Yellow-label car policy[edit]

Yellow-label cars are automobiles that have yellow-stickers that indicate the vehicles are not qualified for the emission levels ‘国I’ for gasoline cars and '国III' for diesel cars on their windshields. Since January 1, 2009, a yellow-label car restriction policy was imposed, which prohibited the entrance of yellow-cars into the 5th Ring Road of Beijing.[6]

Pollution red alert[edit]

Smog over Beijing's Forbidden City.

Temporary driving restrictions were imposed in Beijing from December 8 to 10, 2015, as part of the smog mitigation measures provided for in Beijing's red alert for hazardous smog, the first such alert issued ever. The smog alert system was put in place in 2013, and a red alert should go into effect if there is a prediction that the air quality index will stay over 200 for more than 72 hours. On the evening of December 7 the index was 253 according to Beijing's authorities. Under a red alert half of the city's cars are ordered off the streets through a temporary alternate-day travel scheme based on the cars license plate numbers. Only cars with even-numbered license plates were allowed on the roads during the first day of the restriction.[7][8] Electric cars are not subject to the driving restriction, as a government incentive to promote the use of cleaner vehicles.[9]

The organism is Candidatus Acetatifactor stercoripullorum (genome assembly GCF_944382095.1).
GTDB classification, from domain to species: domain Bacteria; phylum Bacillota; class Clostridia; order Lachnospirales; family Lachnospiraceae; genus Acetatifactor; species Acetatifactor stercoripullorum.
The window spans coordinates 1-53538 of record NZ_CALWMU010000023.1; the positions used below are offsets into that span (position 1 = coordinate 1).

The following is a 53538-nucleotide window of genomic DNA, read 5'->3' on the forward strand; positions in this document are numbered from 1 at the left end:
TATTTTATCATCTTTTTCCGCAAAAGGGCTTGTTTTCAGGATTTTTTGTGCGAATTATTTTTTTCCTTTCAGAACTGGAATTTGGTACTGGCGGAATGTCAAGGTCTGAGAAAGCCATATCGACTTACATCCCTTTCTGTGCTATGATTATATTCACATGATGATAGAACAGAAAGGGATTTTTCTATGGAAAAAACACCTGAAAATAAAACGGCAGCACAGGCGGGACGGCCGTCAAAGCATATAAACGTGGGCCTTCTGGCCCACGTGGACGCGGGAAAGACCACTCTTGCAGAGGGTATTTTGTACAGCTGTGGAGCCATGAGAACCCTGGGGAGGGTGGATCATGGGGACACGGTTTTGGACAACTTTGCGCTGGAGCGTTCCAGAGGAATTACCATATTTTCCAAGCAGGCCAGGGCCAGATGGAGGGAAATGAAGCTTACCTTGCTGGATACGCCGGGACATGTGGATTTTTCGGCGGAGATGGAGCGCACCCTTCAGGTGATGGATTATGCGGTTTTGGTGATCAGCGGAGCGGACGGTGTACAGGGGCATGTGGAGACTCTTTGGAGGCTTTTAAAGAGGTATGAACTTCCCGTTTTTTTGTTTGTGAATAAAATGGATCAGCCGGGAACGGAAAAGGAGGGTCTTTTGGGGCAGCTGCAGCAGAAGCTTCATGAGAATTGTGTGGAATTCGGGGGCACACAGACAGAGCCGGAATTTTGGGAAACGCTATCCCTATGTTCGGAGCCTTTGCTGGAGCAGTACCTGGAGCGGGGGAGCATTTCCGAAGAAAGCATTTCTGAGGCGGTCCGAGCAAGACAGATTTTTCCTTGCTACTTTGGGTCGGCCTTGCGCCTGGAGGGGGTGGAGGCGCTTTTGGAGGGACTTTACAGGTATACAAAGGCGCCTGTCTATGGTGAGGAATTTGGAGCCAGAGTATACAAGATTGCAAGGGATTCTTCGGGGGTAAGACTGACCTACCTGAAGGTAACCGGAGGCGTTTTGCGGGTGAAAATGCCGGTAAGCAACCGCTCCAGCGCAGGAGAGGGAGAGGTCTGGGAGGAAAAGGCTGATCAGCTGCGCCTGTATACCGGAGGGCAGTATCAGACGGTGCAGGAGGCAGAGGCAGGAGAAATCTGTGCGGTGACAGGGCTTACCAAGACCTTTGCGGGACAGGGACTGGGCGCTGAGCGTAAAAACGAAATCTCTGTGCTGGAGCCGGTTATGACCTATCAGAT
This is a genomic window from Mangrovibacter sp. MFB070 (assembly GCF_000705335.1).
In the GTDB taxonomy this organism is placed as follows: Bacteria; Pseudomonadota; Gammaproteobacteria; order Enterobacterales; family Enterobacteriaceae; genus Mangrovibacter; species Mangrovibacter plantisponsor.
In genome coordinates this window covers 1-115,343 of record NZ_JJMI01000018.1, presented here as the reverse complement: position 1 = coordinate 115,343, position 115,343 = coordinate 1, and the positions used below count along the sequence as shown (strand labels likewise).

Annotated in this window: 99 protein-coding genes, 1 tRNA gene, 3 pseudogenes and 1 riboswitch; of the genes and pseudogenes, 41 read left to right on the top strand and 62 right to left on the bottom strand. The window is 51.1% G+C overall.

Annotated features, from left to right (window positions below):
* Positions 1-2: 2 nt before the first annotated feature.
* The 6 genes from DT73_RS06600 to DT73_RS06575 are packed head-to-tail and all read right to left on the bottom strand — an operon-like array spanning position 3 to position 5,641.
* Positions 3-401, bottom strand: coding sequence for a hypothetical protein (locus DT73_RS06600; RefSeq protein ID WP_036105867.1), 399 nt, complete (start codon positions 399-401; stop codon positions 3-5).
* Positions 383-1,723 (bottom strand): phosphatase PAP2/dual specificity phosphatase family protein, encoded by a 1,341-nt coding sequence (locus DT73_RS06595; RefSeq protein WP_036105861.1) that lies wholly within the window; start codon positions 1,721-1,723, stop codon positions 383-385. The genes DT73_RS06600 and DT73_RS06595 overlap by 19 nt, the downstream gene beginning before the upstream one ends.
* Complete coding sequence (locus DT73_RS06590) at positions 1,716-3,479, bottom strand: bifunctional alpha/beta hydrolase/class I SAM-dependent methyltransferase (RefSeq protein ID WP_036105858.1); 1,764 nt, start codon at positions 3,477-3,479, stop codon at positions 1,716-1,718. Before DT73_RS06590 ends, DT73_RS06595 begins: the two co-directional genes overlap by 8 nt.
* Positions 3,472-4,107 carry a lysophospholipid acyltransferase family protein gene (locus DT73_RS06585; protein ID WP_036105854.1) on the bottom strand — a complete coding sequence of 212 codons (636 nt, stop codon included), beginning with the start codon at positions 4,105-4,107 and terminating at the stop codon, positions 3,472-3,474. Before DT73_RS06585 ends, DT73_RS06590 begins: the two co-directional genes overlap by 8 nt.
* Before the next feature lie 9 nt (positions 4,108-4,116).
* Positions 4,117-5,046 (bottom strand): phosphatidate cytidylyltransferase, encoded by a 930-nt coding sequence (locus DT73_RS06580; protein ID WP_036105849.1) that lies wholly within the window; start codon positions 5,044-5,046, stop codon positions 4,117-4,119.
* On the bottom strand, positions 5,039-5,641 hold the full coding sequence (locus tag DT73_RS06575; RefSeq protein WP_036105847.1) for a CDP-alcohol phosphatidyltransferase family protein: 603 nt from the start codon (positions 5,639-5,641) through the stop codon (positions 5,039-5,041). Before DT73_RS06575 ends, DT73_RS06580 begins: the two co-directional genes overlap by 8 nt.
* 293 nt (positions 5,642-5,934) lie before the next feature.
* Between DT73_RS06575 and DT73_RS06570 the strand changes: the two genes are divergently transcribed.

According to the Ministry of Environmental Protection, the combined effect of all the restrictions imposed reduced pollutant emissions in Beijing by 30% during day one of the city's first red alert for smog. Environmentalist from Beijing University of Technology estimated that without the measures, the density of PM2.5 would have risen by 10% during that time period.[10]

A second red alert for pollution was issued on December 18, 2015. Temporary driving restrictions were imposed for four days, beginning at 7 a.m. on December 19 and ending on the 23rd at midnight.[11]